Credit: Jo-Anne McArthur
A kangaroo the area that was ravaged by bushfires in Australia

Protecting Australian wildlife.

Australian wildlife are unique and incredible, but their future is under threat. Discover how you can help protect them.

Australia is home to some incredible and unique wildlife. Many of us have experienced awe when watching kangaroos bounding effortlessly or heard the laughter of a kookaburra ring out across the bush.

But on the back of catastrophic bushfires, the large-scale destruction of habitats to make way for animal farming, and the ever-present risk of being shot and killed – the fate of these iconic animals hangs in the balance.

The good news is, helping to protect wildlife and ensuring their survival well into the future is something every person can do.

For our wildlife, we are both their greatest enemy and their only hope.
Bradley Trevor Grieve
Australian author

This image contains content which some may find confronting

A kangaroo's paw on the hand of a person

How are wildlife under threat in Australia?

A closeup of joey looking out of the pouch of her mother

‘Recreational’ shooting

Australia’s wetlands are some of the most beautiful and peaceful places around the country. Yet each year they erupt into gunfire, slaughter and suffering — for the sake of ‘recreation’.

In Victoria, South Australia, the NT and Tasmania these wetlands are the site of an archaic ‘sport’ that leads to the suffering of hundreds of thousands of native waterbirds each year during recreational shooting seasons. It is time to convince the remaining governments that still permit this barbaric slaughter that aligning themselves with the shooting lobby is no longer accepted by the broader community – and is a recipe for election disaster, rather than election success. Head here to take action for our native wildlife.

A koala walking on the road during Australian bushfires
Credit: Jo-Anne McArthur

Habitat destruction

Across almost all categories of plants and animals, the leading cause of extinction is loss of habitat due to land clearing — and the vast majority of land clearing is to graze cattle for the beef and dairy industries, and to grow crops to feed farmed animals. Currently, almost one-third of the Earth’s surface is used for these purposes alone, with more forest land bulldozed every year.

For fish and other marine animals, the greatest extinction threat is exploitation, or in other words, fishing them to extinction.

The way we currently think about and produce ‘food’ is having a catastrophic impact on almost all plant and animal species worldwide.

If we act now, we can still turn things around. Eating plant-based foods is one of the simplest and most powerful ways to use our Earth’s resources more responsibly, and to protect wildlife in the process. It’s going to take all of us to turn this around. Get started with one of these tasty, plant-based recipes.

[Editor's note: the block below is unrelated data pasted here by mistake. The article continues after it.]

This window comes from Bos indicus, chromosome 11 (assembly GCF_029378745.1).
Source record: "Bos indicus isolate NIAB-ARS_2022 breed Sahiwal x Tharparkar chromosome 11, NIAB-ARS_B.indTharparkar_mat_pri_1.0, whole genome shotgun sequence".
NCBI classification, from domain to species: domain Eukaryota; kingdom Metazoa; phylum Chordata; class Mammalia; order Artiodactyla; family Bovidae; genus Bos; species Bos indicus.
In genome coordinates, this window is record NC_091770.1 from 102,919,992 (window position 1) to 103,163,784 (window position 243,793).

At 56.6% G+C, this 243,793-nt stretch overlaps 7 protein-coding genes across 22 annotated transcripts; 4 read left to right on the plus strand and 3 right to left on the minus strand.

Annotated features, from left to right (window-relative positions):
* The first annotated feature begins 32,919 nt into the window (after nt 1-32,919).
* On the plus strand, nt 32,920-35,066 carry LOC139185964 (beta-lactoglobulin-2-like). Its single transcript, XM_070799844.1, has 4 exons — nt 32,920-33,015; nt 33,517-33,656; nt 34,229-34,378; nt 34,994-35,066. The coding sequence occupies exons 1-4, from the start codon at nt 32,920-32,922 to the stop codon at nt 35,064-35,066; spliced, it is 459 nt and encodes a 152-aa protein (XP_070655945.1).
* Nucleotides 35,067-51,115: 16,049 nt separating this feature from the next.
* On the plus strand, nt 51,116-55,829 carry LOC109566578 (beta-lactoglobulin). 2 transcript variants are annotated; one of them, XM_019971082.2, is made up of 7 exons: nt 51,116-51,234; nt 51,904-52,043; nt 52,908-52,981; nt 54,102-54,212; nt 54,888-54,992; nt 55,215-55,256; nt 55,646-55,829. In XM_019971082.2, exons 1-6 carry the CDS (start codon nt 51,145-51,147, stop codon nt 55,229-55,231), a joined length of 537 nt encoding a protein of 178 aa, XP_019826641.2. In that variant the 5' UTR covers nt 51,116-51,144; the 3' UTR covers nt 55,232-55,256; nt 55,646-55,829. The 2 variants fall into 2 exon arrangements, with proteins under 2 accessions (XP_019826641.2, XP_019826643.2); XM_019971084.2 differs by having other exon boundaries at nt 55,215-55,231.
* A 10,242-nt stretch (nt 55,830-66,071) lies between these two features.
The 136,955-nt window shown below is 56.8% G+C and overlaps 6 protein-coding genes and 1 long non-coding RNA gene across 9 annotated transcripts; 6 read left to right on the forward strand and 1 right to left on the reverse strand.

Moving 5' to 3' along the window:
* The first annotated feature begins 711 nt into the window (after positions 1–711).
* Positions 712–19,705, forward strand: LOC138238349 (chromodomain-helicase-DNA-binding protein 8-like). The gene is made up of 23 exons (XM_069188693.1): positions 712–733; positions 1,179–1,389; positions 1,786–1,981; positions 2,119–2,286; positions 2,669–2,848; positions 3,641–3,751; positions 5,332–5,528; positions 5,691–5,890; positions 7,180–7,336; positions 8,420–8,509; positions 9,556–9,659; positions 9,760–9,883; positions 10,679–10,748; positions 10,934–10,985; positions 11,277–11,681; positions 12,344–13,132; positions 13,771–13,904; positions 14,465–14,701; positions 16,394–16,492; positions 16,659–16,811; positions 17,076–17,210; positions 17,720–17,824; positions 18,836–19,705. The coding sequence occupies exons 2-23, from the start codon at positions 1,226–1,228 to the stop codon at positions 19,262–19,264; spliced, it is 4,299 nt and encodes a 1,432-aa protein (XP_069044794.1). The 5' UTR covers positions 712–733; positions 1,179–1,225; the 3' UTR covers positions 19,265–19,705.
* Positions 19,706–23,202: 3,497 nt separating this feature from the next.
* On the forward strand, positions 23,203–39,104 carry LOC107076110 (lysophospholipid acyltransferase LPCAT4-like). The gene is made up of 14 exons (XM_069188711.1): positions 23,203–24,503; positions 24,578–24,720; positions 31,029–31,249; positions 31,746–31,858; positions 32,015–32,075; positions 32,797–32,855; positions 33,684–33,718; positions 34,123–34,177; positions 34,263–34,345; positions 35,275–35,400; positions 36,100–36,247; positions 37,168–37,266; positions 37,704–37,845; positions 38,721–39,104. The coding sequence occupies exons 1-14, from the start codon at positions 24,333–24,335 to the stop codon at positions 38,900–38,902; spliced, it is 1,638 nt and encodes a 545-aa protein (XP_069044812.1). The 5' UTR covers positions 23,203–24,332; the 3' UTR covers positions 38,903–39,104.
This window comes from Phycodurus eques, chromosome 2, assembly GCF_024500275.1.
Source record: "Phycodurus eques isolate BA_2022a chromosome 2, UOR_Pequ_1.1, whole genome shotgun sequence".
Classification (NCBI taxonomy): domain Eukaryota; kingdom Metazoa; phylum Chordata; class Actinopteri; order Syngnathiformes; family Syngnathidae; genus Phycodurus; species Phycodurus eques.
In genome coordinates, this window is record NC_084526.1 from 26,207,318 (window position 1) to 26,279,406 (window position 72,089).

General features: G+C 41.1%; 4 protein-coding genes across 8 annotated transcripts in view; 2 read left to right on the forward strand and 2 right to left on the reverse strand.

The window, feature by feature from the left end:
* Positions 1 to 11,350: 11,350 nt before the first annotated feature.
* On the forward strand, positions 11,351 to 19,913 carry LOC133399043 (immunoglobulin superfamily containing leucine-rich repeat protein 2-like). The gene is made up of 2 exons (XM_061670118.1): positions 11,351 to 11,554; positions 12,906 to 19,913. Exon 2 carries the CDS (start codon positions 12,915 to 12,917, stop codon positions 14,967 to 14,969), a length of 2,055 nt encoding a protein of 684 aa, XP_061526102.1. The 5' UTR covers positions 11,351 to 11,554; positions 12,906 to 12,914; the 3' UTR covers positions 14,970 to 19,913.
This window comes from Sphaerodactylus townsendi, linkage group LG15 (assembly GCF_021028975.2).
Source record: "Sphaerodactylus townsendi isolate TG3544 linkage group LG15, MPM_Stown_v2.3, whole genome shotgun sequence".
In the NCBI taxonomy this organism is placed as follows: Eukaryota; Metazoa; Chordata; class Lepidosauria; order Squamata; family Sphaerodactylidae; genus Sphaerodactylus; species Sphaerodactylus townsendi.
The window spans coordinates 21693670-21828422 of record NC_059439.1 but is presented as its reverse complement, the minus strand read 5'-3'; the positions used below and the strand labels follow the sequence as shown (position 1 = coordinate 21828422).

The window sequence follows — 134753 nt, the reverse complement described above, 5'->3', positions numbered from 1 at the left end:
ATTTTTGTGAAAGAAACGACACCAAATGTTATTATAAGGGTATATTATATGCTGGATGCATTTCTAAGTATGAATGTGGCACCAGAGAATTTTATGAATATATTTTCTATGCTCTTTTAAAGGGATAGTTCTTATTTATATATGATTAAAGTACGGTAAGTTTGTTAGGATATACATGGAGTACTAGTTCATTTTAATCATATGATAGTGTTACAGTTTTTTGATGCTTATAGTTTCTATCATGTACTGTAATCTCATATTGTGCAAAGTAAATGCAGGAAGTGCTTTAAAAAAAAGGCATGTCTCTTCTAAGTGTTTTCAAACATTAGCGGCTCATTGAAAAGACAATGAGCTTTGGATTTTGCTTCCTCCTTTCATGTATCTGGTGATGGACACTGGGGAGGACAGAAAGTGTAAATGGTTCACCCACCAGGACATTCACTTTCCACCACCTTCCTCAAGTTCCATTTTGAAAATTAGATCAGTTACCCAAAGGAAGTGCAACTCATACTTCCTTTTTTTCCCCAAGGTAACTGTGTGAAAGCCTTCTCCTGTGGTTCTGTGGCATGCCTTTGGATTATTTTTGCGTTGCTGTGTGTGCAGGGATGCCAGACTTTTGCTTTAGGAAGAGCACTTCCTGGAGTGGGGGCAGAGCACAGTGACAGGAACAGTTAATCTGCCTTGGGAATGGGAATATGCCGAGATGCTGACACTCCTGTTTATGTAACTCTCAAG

A kangaroo family standing in the field and looking towards camera.
An injured kangaroos because of australian bush fires
Credit: Jo-Anne McArthur

Commercial shooting

The slaughter of kangaroos is the largest land-based commercial wildlife massacre in the world. It’s also arguably the cruellest, with orphaned joeys either brutally killed by bludgeoning or left orphaned to die of predation, exposure or starvation.

Millions of this gentle iconic species are slaughtered annually so that their bodies can be sold as pet food, novelty ‘game’ meat, or exported to be used as leather for sports shoes.

In addition to the commercial industry, many thousands of kangaroos and wallabies and other species of wildlife are killed each year under State ‘permit’ systems. Discover how you can help protect wildlife from shooting here.

This image contains content which some may find confronting

A photo of fire flames raging through forest in australia

The climate crisis

As the most devastating fires in history tore through much of the country during the 2019-2020 black summer, many Australians were confronted with the realisation that the climate crisis is not something that will happen ‘one day’ — but that it is happening right now. The Black Summer bushfires killed an estimated 3 billion wild animals and caused irreparable damage to delicate habitats, waterways and ecosystems. With extreme heat and weather events becoming more frequent, and more severe due to climate change, wildlife are under immediate and ongoing threat.

Australia is already a global leader in wildlife extinctions — and holds the grim record of being the first country to oversee a known mammalian extinction as a result of climate change: the Bramble Cay melomys. A recent report has revealed that koalas are facing extinction in New South Wales by 2050 due in part to climate change.

Find out how you can help protect wildlife and other animals from the climate crisis here.

A cute koala baby clinging with its mother on eucalyptus tree

How you can help

While the risks that wildlife face are vast, our capacity to help protect them is limitless. All it takes are simple acts, many of them starting at home. Here are some simple ways you can live kindly and help all those who call Australia home.